I ‘fess up first: this morning I sent an email to my hairdresser asking him to take all my monies in exchange of the very first slot that becomes available as soon as they are safely able to open shop again. I don’t feel good about this, but in my defence, my hair looks like an absolute asshole and I’m *this* close to going for a buzz-cut.
Now, April is usually the perfect month for adjusting skincare routine to take into account the increasing sunlight.
In addition to checking out my SPF-situation, come spring, I often feel like freshening up on the skincare front more generally. I have reactive skin that freaks about a multitude of factors, but I still want to prep it for the new season.
Because of bouts of redness, I used to be wary of acids. This fear was not founded, I just needed to find the right products. I use everything from the following lot and yes, some have lasted an eternity (and some certainly will last until the next pandemic) because I rotate them.
Trial and error tip: When it says on the bottle to use 3-4 drops of acid serum, it actually is enough. I used to squander silly amounts of serums oils so that my face would swim in the stuff and most would not absorb ie. would go to waste. A small bottle of 30ml should last you at least for 2-3 months.
So, what’s what?
Issue: Wrinkles and fine lines
Ingredient: Retinol, also known as Vitamin A
I am currently using a natural retinol alternative by Herbivore, it’s called Bakuchiol and it is meant to be slightly gentler on the skin than retinol. Medik8 –brand do retinoid serums of various strengths, and I went through a tube of one of their milder variants during the winter, and my skin did not freak out once.
If you want to read more about retinols, the World Wide Web is of course your oyster, but here’s a good recap as well.
Issue: Collagen boost & glow
Ingredient: Vitamin C
I found this rather random Belgian brand Deutarium last year by accident, and tried their Skintonic Vitamin C -serum. I wrote about it earlier if you want to read a more thorough description.
The jam with Vitamin C serum is that it works best when used together with retinols. Don’t ask me why, apparently there are some collagen-boosting synergies there. I am trusting the actual skincare experts here.
So whenever I am on my retinol-streak, I combine it with a Vitamin C -product.
Issue: Dull and congested skin
Ingredient: Niacinamide (Vitamin B3)
Another active ingredient, like Vitamin C above, that can be used together with retinol is niacinamide. I use Oskia’s Liquid Mask twice a week in the evenings, under moisturiser/cream. Its lactic acid content is 10% which is pretty potent – the maximum allowed under EU guidelines. It also contains Red Snow. I have no idea what it is, but the mask is good.
(By the way, on a need to know basis, all cosmetics sold in the EU are both clean and safe. The EU has the world’s strictest criteria for cosmetics (among many other things), so branding anything as “clean” for the EU market makes little, if any sense. For any product to cut it to the EU market, it needs to be proven clean and safe.)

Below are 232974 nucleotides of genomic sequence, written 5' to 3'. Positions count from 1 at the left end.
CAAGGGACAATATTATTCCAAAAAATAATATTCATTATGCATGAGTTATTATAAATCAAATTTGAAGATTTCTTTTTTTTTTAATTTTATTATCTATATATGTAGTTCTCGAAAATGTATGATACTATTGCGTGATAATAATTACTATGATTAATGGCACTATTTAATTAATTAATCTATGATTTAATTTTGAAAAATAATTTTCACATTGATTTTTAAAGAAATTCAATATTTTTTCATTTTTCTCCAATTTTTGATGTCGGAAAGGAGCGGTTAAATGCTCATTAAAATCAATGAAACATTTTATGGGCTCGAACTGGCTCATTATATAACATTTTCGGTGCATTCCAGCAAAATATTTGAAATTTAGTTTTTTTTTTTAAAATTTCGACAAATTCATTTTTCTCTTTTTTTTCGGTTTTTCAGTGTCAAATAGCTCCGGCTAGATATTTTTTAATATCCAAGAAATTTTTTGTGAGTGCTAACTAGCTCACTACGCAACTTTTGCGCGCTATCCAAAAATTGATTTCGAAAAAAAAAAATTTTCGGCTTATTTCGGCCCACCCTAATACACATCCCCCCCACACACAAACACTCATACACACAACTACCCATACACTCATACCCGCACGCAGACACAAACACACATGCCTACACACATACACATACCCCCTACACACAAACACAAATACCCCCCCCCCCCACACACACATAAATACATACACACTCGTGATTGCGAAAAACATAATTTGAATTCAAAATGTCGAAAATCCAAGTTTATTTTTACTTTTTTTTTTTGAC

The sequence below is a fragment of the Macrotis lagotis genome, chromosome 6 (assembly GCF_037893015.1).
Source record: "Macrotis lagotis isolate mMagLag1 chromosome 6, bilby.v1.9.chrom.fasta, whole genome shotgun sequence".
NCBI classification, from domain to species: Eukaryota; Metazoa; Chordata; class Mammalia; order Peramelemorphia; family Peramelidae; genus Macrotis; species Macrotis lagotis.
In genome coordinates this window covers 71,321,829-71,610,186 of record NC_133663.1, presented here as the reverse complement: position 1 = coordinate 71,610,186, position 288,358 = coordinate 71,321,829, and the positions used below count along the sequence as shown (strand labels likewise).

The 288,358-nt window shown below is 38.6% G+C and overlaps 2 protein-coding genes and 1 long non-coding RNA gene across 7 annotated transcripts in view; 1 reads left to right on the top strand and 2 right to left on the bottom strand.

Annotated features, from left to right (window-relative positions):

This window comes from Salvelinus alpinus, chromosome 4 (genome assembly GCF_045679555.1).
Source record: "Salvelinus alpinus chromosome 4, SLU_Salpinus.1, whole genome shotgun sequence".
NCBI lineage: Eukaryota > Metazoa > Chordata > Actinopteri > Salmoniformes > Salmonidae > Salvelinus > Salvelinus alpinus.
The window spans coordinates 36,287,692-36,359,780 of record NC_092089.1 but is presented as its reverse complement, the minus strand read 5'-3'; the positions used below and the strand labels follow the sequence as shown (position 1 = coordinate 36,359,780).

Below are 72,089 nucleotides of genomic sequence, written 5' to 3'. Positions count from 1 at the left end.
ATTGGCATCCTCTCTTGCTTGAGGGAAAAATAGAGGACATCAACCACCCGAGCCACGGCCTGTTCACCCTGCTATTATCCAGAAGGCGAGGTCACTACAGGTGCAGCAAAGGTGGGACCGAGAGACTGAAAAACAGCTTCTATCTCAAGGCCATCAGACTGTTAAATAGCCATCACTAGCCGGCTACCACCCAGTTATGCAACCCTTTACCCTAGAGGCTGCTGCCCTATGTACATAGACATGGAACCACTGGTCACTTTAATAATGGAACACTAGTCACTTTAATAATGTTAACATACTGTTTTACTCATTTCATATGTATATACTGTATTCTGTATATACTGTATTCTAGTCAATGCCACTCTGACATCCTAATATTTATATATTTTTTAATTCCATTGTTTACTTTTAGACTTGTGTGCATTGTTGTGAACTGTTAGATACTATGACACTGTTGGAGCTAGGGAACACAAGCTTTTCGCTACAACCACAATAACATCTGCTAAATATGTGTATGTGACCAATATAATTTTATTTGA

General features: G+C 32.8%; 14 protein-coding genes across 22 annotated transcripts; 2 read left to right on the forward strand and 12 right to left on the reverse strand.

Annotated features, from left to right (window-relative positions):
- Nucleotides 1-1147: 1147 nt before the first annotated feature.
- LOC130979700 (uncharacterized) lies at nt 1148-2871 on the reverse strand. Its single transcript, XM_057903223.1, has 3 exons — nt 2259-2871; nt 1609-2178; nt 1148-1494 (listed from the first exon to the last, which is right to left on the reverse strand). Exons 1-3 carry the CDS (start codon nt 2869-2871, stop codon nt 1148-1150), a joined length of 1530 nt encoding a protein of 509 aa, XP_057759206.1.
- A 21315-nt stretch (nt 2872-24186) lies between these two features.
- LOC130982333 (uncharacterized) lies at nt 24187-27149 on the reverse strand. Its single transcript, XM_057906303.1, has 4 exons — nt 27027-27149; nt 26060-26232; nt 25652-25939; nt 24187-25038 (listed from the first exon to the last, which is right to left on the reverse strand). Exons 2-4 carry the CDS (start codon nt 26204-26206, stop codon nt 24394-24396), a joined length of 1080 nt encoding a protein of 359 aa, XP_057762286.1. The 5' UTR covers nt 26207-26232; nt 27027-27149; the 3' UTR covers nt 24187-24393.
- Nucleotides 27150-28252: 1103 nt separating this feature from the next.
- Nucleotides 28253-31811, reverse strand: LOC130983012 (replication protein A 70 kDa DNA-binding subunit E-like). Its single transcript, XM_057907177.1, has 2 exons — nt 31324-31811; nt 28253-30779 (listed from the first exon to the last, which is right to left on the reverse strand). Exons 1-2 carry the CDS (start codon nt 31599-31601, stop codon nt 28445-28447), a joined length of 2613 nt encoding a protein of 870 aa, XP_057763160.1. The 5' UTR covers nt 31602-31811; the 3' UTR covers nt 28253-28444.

As with all acids, it’s important to remember SPF the next day.
Issue: Dehydrated and sensitive skin
Ingredient: Hyaluronic acid
I love hyaluronic acid. It is widely available, and most brands have their own serums already. Free tip: When buying a hyaluronic acid serum, check that it is in the top 8 ingredients of your product.
Also: Hyaluronic acid is not an expensive ingredient ie. no need to overpay.
I have been through many, and am currently experimenting with Alpha H Essential Hydration Concentrate, which is interestingly an oil formula. I use it in the mornings, under moisturiser.
Issue: Large pores and overall dull skin
Alpha Hydroxy Acids are a bunch of natural acids that include things like citric, glycolic, lactic, malic, and tartaric acids and make for great exfoliators. Mine is currently Liquid ExfoliKate by Kate Somerville. I use it in the evenings post-cleansing and before serums and cream. It’s a triple-action mega-blend of AHAs and I do not need to use it daily, although I suppose one could. Again, AHAs are sun-sensitisers, so important to remember SPF the next morning.
Another excellent product that contains same active ingredients is by Sunday Riley and is called Good Genes. It’s a creamy all-in-one treatment that I use in the evenings (not every evening – usually 3-4 times per week) under a cream. Lactic acid is the gentlest exfoliator of the AHA-family and thus suitable for sensitive skins, which is why I like this product a lot.
Finally, Prism by Herbivore, a fruit acid exfoliating potion that has lasted me annoyingly long (probably because I mix it with other serums so it has lasted forever). It contains a mixture of AHAs such as glycolic acid from sugar cane, as well as things like kakadu plum and orange peel and whatever I usually put in my aperitif negroni. Its acid content is 5%, which makes it a mild exfoliator, but again not something that would necessary to be used daily.
I think that’s about it for today’s home-school chemistry class. I want to remind again that I do absolutely not use the whole lot of the above products at the same time, I have them in rotation and mix and match a bit according to how fancy takes me.
Just don’t forget the sunscreen.